Finca

“To eat figs off the tree in the very early morning, when they have been barely touched by the sun, is one of the exquisite pleasures of the Mediterranean.”
― Elizabeth David

When I started in this hobby a couple of years ago, I had some gaming under my belt already. I’d been down the RPG path. I’d played a little Magic on the hallway floors of my highschool, but board games? Like… Risk? Clue?

I was yet to be indoctrinated in the ways of Euro boardgaming when I strolled into Snakes & Lattes in Toronto for the first time. This was a new world. When my wife and I sat down with her brother from British Columbia, we played Carcassonne, Tsuro, and then we asked the local guru what else we should play. He recommended Finca. We played it, and I bought it the same day.

Finca is still in my collection, but I don’t play it as often as I used to. Having said that, it’ll never leave my collection. It was my first Euro game, and as such – it’s earned an esteemed place on my shelf. It’s a gateway game, and I use it to play with new people or family who don’t normally play games. It illustrates the essence of the Euro game. Lots of colourful wooden fruit, a rondel, a mediterranean island village…

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Finca is an economic/farming game of set collection from Hans im Glück. It plays 2-4 players, does it in about 45 minutes to an hour, and is recommended for ages 8 and up. The setting is a beautiful and fictional little island where farmers are producing heaps of fruits and veggies on their “fincas” (a spanish term for a plot of agricultural land).

They’ve got brilliant green olives, pink grapes, blue figs… lots of eye candy – and other stuff that will make you hungry while you play. You’ll run around picking up handfuls of this produce.

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You’ll do this by moving your players around a rondel… played here by a circular windmill that will get randomly seeded with produce chits every game. Movement depends on how many pieces occupy that spot when you start. If there’s 3 pieces in your spot, and you want to move someone from it, you move him 3 spaces. Now there are 2 pieces in that spot, and if the next person wants to move from there, they will move 2 spaces. If you land on a lemon, and you’re alone in that spot, you grab a lemon from the supply. If you land on a lemon, and there are three other players there, you grab four lemons from the supply! It’s a nifty little puzzle that will have you constantly trying to pre-determine where people might end up.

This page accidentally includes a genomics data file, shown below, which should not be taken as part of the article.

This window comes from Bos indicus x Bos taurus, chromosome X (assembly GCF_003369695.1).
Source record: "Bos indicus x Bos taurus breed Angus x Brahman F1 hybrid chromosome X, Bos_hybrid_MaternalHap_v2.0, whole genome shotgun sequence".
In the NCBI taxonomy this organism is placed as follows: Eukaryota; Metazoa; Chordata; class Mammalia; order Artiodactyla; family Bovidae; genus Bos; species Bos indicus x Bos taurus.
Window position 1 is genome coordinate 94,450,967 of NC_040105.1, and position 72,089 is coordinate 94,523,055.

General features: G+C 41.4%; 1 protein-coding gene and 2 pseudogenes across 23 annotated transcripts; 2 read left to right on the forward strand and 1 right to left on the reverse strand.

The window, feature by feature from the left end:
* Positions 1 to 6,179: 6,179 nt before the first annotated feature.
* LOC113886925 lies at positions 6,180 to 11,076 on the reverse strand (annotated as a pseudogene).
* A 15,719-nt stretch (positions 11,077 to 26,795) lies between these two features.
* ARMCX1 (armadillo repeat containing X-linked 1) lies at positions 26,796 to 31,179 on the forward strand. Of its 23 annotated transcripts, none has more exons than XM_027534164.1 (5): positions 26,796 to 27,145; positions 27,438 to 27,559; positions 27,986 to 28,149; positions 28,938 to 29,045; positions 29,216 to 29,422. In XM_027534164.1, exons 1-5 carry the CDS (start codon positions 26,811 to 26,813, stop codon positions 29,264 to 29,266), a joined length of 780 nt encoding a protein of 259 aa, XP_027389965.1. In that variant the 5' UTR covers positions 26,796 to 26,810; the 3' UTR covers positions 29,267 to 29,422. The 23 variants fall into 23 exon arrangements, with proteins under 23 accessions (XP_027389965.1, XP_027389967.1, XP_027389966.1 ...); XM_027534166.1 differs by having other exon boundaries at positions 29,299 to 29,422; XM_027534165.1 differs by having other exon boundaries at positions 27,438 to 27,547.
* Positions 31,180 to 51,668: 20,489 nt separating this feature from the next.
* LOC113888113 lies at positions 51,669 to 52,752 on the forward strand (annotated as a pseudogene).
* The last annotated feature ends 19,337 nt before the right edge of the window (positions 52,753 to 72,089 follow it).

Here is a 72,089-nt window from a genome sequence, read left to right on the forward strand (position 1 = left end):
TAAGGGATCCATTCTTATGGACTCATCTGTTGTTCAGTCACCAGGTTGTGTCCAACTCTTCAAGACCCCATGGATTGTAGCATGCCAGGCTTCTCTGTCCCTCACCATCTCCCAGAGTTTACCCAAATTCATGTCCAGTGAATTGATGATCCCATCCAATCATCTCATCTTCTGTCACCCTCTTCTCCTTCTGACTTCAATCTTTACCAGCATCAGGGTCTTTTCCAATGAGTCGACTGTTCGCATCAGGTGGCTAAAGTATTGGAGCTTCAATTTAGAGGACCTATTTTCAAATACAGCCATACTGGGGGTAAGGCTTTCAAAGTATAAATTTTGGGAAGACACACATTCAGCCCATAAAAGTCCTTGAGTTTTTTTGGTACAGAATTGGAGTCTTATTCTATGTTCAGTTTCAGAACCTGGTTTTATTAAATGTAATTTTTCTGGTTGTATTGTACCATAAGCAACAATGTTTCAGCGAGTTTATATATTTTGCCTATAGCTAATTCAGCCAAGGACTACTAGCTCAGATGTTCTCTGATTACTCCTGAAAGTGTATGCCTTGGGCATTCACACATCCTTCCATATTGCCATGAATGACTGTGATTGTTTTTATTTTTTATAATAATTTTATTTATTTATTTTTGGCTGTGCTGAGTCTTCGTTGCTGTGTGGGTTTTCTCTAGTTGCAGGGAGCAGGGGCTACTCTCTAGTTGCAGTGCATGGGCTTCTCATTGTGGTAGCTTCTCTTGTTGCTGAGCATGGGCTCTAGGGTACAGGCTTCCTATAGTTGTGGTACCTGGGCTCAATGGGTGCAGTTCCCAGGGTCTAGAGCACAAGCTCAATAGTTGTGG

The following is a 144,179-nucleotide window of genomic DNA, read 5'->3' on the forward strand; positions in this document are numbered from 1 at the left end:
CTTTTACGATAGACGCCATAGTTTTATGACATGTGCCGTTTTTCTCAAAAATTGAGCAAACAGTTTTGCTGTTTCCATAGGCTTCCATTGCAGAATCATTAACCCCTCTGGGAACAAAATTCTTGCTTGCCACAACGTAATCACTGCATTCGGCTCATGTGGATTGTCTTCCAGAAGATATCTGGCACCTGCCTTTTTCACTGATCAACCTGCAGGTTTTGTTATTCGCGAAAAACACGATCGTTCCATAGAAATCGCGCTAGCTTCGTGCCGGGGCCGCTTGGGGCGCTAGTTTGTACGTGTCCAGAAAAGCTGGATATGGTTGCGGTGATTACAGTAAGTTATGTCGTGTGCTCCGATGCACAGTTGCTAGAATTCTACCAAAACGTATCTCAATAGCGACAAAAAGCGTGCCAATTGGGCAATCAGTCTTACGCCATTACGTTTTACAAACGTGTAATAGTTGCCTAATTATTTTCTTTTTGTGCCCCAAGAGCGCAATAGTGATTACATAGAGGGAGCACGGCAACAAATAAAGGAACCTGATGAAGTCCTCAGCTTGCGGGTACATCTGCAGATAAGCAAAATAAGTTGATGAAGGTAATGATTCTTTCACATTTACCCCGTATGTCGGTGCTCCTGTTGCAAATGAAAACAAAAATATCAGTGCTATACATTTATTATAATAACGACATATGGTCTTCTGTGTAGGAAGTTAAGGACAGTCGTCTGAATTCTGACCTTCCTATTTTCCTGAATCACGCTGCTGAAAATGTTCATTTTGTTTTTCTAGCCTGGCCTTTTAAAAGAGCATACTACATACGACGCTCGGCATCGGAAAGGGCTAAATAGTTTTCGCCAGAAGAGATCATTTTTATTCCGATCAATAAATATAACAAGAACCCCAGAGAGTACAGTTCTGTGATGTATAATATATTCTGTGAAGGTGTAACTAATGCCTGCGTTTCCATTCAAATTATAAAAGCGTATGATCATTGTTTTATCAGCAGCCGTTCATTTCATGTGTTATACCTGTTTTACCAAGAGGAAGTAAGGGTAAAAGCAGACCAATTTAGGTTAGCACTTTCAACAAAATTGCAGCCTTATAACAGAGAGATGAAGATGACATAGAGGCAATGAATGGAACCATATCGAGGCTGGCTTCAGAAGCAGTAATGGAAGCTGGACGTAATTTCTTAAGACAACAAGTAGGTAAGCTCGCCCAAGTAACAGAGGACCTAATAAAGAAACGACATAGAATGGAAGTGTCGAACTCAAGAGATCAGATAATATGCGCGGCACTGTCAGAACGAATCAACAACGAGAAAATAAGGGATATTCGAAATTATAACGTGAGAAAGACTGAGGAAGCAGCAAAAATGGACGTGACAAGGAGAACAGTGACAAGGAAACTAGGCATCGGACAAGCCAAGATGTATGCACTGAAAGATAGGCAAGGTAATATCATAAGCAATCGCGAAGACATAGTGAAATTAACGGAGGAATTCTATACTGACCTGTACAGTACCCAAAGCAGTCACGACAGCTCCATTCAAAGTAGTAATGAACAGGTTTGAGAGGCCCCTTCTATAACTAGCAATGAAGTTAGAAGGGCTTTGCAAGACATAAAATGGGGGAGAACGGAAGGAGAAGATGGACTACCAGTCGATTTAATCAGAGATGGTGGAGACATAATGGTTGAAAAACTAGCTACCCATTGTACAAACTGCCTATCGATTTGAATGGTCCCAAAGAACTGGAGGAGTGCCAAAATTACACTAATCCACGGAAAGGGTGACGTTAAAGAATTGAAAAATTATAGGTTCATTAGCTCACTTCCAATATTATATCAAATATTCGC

image courtesy of BGG user LanaDove.
image courtesy of BGG user LanaDove.

Round and round you go, picking up fruit and nuts! Delicious. Now what?

Now you sell. The island has all sorts of demand tokens placed around it, asking for produce of certain types and in certain quantities. If you have the right produce, and a donkey (which you get by circling around the Rondel far enough), you can deliver your produce and save the world!

It’s a charming game that looks great on the table, plays fairly quickly, and keeps people happy. It’s not a terribly challenging game. After a few plays, you kind of get the idea of what needs to be done… and you do it. There’s no Mensa award coming down the pipe for Finca.

That’s okay though – because this is a family game. Not only is it a family game, it’s a highly regarded family game, a 2009 Spiel des Jahres nominee. It’s an easy, breezy, beautiful way to spend an hour, and if you’re looking for a light Euro to add to your collection, I can’t think of a reason for it not to be Finca.

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One thought on “Finca

  1. It’s a game I always wanted to try. I think Hans im Glück has a lot of excellent family games and games that play in an hour or less. I may test it out at Snakes & Lattes…

    Like

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